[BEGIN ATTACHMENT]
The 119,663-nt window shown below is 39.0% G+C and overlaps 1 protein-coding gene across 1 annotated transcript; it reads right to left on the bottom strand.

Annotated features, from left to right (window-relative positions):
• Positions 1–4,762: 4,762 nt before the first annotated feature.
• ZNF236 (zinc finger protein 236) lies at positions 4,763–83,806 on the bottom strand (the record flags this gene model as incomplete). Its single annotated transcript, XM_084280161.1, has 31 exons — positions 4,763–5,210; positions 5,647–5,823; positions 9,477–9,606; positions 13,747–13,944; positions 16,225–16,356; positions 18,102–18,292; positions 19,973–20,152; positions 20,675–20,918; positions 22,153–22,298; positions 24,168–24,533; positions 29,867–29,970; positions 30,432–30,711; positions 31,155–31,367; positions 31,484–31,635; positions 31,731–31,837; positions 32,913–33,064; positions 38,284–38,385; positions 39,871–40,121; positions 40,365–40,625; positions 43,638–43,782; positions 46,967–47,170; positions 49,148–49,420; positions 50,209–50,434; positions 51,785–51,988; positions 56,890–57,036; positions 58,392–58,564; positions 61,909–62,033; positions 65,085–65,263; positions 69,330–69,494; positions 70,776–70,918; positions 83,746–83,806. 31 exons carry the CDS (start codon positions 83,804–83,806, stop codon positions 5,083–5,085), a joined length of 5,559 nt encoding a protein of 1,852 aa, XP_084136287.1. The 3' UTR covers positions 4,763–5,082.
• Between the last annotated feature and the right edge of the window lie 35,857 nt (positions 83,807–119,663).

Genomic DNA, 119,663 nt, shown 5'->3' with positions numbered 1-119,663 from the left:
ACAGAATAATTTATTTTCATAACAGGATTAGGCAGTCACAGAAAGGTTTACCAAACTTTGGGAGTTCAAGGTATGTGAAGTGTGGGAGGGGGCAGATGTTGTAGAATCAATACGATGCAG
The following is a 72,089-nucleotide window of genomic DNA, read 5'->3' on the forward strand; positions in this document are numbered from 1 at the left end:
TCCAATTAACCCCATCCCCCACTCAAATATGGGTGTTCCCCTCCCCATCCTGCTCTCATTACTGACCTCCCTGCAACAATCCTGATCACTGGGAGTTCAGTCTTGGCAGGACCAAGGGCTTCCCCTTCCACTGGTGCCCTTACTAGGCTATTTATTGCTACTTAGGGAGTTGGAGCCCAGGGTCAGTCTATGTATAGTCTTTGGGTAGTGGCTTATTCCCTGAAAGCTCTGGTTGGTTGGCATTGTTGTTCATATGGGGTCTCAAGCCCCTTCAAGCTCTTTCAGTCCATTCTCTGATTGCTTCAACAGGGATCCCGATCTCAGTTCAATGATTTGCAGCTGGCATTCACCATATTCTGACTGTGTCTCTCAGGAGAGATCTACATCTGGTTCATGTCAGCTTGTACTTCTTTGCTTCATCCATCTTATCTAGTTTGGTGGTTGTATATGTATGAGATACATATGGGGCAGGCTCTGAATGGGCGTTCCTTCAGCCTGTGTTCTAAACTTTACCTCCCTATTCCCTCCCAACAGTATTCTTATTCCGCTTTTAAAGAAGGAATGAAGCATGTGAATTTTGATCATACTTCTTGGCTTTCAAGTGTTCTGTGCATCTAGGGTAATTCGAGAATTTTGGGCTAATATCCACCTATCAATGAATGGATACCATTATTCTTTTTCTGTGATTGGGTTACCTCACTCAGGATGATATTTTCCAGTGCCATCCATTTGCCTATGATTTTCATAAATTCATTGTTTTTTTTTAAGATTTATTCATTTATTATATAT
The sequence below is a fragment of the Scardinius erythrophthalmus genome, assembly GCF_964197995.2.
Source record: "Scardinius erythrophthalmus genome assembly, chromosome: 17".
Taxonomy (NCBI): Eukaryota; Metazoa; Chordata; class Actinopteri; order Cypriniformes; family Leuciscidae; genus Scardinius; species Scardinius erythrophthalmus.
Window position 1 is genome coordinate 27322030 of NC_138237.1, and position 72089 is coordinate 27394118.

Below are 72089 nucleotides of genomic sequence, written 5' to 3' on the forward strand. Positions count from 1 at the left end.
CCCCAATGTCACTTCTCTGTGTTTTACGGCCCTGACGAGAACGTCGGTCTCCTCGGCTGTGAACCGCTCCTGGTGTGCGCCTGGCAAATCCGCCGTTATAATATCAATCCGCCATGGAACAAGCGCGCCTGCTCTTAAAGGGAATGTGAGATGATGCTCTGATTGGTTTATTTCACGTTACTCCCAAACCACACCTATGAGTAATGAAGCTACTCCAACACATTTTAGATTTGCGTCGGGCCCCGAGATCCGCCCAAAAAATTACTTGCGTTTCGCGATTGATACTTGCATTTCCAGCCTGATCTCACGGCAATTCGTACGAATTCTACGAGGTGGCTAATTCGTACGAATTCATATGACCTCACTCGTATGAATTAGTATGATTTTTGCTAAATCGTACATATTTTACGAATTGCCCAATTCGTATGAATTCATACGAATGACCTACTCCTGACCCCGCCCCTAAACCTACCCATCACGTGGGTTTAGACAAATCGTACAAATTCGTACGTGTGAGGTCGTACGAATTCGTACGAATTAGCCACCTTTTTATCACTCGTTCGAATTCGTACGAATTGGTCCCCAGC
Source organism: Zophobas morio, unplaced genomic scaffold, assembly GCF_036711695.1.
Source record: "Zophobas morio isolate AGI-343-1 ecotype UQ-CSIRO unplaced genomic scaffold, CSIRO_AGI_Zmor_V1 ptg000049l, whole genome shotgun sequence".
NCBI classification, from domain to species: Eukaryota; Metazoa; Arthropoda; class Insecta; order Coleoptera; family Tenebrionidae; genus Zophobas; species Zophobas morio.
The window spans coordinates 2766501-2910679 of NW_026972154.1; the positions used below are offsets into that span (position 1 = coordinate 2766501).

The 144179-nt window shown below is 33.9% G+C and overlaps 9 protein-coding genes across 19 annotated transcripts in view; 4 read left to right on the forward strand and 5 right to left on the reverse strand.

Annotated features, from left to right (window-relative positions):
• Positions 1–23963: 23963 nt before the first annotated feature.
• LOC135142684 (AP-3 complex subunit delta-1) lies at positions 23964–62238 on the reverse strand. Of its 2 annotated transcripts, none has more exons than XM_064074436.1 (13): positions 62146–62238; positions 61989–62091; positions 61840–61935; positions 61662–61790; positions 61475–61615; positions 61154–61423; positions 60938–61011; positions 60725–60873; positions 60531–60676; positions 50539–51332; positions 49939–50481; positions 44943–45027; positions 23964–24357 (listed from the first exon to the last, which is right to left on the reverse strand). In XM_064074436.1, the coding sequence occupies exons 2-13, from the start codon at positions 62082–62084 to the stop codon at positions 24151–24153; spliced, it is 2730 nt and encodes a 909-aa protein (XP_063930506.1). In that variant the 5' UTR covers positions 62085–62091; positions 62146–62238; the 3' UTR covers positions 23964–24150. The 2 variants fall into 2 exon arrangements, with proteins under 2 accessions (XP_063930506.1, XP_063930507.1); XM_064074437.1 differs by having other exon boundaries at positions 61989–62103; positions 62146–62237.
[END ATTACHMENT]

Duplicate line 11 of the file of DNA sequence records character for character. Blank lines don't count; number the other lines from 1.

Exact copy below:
Source record: "Scardinius erythrophthalmus genome assembly, chromosome: 17".